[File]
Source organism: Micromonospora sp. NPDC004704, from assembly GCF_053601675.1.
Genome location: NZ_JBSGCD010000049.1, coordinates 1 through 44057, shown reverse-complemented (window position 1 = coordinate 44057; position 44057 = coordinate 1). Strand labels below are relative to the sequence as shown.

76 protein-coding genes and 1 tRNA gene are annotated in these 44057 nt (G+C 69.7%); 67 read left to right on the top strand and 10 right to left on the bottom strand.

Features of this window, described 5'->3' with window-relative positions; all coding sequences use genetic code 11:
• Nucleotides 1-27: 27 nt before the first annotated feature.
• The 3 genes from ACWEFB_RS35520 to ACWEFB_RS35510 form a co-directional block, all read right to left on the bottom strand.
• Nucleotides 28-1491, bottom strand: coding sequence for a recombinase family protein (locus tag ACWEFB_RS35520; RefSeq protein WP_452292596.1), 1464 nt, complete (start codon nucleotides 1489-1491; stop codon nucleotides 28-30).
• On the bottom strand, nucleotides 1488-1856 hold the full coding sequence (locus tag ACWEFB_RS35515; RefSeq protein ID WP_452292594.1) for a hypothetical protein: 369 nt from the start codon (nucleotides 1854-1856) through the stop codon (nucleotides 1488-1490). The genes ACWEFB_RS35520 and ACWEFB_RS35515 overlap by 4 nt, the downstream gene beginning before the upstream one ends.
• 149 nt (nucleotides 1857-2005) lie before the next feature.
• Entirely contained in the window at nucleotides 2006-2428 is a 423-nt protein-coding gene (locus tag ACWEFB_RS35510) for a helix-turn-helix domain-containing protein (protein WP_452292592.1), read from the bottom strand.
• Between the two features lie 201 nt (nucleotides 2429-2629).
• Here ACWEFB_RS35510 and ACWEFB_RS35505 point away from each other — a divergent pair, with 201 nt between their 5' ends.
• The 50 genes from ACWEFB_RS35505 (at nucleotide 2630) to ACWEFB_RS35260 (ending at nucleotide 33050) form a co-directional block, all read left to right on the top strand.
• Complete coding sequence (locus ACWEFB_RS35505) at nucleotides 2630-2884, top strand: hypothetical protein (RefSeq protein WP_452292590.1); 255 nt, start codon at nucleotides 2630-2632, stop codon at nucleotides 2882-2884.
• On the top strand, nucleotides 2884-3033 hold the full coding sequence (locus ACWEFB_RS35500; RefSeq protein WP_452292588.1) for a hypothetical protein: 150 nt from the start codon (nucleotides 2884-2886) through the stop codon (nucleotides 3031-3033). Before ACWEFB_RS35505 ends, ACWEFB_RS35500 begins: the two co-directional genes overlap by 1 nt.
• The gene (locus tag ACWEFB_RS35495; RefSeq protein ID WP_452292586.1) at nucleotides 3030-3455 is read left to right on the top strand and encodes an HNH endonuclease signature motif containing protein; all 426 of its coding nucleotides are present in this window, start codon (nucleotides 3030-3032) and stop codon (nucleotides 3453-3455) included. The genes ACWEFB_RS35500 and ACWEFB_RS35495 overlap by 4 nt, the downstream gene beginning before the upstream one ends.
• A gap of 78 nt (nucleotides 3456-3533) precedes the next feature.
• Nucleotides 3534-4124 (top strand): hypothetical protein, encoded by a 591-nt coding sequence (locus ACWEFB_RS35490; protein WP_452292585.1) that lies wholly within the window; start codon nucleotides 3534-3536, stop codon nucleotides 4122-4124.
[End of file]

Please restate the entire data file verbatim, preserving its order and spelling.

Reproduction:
Source organism: Micromonospora sp. NPDC004704, from assembly GCF_053601675.1.
Genome location: NZ_JBSGCD010000049.1, coordinates 1 through 44057, shown reverse-complemented (window position 1 = coordinate 44057; position 44057 = coordinate 1). Strand labels below are relative to the sequence as shown.

76 protein-coding genes and 1 tRNA gene are annotated in these 44057 nt (G+C 69.7%); 67 read left to right on the top strand and 10 right to left on the bottom strand.

Features of this window, described 5'->3' with window-relative positions; all coding sequences use genetic code 11:
• Nucleotides 1-27: 27 nt before the first annotated feature.
• The 3 genes from ACWEFB_RS35520 to ACWEFB_RS35510 form a co-directional block, all read right to left on the bottom strand.
• Nucleotides 28-1491, bottom strand: coding sequence for a recombinase family protein (locus tag ACWEFB_RS35520; RefSeq protein WP_452292596.1), 1464 nt, complete (start codon nucleotides 1489-1491; stop codon nucleotides 28-30).
• On the bottom strand, nucleotides 1488-1856 hold the full coding sequence (locus tag ACWEFB_RS35515; RefSeq protein ID WP_452292594.1) for a hypothetical protein: 369 nt from the start codon (nucleotides 1854-1856) through the stop codon (nucleotides 1488-1490). The genes ACWEFB_RS35520 and ACWEFB_RS35515 overlap by 4 nt, the downstream gene beginning before the upstream one ends.
• 149 nt (nucleotides 1857-2005) lie before the next feature.
• Entirely contained in the window at nucleotides 2006-2428 is a 423-nt protein-coding gene (locus tag ACWEFB_RS35510) for a helix-turn-helix domain-containing protein (protein WP_452292592.1), read from the bottom strand.
• Between the two features lie 201 nt (nucleotides 2429-2629).
• Here ACWEFB_RS35510 and ACWEFB_RS35505 point away from each other — a divergent pair, with 201 nt between their 5' ends.
• The 50 genes from ACWEFB_RS35505 (at nucleotide 2630) to ACWEFB_RS35260 (ending at nucleotide 33050) form a co-directional block, all read left to right on the top strand.
• Complete coding sequence (locus ACWEFB_RS35505) at nucleotides 2630-2884, top strand: hypothetical protein (RefSeq protein WP_452292590.1); 255 nt, start codon at nucleotides 2630-2632, stop codon at nucleotides 2882-2884.
• On the top strand, nucleotides 2884-3033 hold the full coding sequence (locus ACWEFB_RS35500; RefSeq protein WP_452292588.1) for a hypothetical protein: 150 nt from the start codon (nucleotides 2884-2886) through the stop codon (nucleotides 3031-3033). Before ACWEFB_RS35505 ends, ACWEFB_RS35500 begins: the two co-directional genes overlap by 1 nt.
• The gene (locus tag ACWEFB_RS35495; RefSeq protein ID WP_452292586.1) at nucleotides 3030-3455 is read left to right on the top strand and encodes an HNH endonuclease signature motif containing protein; all 426 of its coding nucleotides are present in this window, start codon (nucleotides 3030-3032) and stop codon (nucleotides 3453-3455) included. The genes ACWEFB_RS35500 and ACWEFB_RS35495 overlap by 4 nt, the downstream gene beginning before the upstream one ends.
• A gap of 78 nt (nucleotides 3456-3533) precedes the next feature.
• Nucleotides 3534-4124 (top strand): hypothetical protein, encoded by a 591-nt coding sequence (locus ACWEFB_RS35490; protein WP_452292585.1) that lies wholly within the window; start codon nucleotides 3534-3536, stop codon nucleotides 4122-4124.